- Project Architect:John Crowley
- Energy Consultant:Archie O’ Donnell
Text description provided by the architects. This project sought to turn the restrictions of the site into an advantage. Sited in the grounds of a protected structure, on a lynchpin corner plot, on a street of tall Victorian Houses, it was considered virtually “undevelopable” - there had been four previous refusals for Planning on the site. The Planners had concluded that, because of the pivotal nature of the site as a visual anchor to the street, the idea of building a traditional dwelling there would detract from the character of the street and the adjoining protected structure. They were also adverse to the idea of constructing a building in a similar style to the others, as this would be viewed as pastiche replication. Indeed, they further stipulated that there should be no windows visible from the street or from three sides of the dwelling and that there would be strict height restrictions imposed.
The only direction that the Planning Authority gave was to be found in the site history, which showed that there had been an old orchard on the site and a wall boundary to close it off. In embracing these restrictions, what developed was a concept for a house that looked for all intents and purposes like a Victorian wall – in the same brick palate of the adjoining residence. The innovative 2 storey dwelling that was eventually granted permiss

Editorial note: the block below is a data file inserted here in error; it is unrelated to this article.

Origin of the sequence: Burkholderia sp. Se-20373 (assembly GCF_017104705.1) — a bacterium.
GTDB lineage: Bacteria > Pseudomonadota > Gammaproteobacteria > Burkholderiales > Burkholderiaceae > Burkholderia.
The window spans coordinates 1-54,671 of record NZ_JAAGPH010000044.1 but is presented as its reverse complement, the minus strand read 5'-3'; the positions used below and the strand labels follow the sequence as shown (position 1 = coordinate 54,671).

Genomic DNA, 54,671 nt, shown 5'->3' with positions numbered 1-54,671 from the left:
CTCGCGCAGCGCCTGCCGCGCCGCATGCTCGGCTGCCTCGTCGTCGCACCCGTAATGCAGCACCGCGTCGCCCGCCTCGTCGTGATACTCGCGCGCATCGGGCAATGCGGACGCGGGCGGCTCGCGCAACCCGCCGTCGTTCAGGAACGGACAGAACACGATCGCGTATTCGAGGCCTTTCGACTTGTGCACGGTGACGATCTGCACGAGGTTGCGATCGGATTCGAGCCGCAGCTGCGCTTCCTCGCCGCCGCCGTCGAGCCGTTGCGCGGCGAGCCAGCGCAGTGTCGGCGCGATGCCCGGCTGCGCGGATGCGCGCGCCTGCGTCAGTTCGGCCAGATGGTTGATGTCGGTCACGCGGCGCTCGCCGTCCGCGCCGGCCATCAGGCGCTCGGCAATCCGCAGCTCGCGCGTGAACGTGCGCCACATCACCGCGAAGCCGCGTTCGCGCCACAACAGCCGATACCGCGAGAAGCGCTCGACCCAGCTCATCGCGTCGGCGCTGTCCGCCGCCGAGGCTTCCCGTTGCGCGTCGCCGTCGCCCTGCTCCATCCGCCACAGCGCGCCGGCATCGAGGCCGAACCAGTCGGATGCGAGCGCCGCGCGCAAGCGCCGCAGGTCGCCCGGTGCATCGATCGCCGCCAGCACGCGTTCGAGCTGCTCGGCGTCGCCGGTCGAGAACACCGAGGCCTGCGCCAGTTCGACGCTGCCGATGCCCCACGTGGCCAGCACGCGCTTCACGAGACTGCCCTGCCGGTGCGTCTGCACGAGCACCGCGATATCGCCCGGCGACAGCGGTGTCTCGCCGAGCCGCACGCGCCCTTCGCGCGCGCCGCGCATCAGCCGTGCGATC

ion, is nestled behind this “wall”, sitting quietly in its context and offering its inhabitants a tranquil retreat from the outside world. The interior is perforated by a series of interconnected courtyard spaces across both levels, drawing light into the interior while also creating a flowing relationship between inside and outside spaces. The bedrooms are located on the ground floor, opening out onto the privacy of the lower Zen courtyard, while the first floor living spaces are connected through a series of planted courtyards and sun terraces.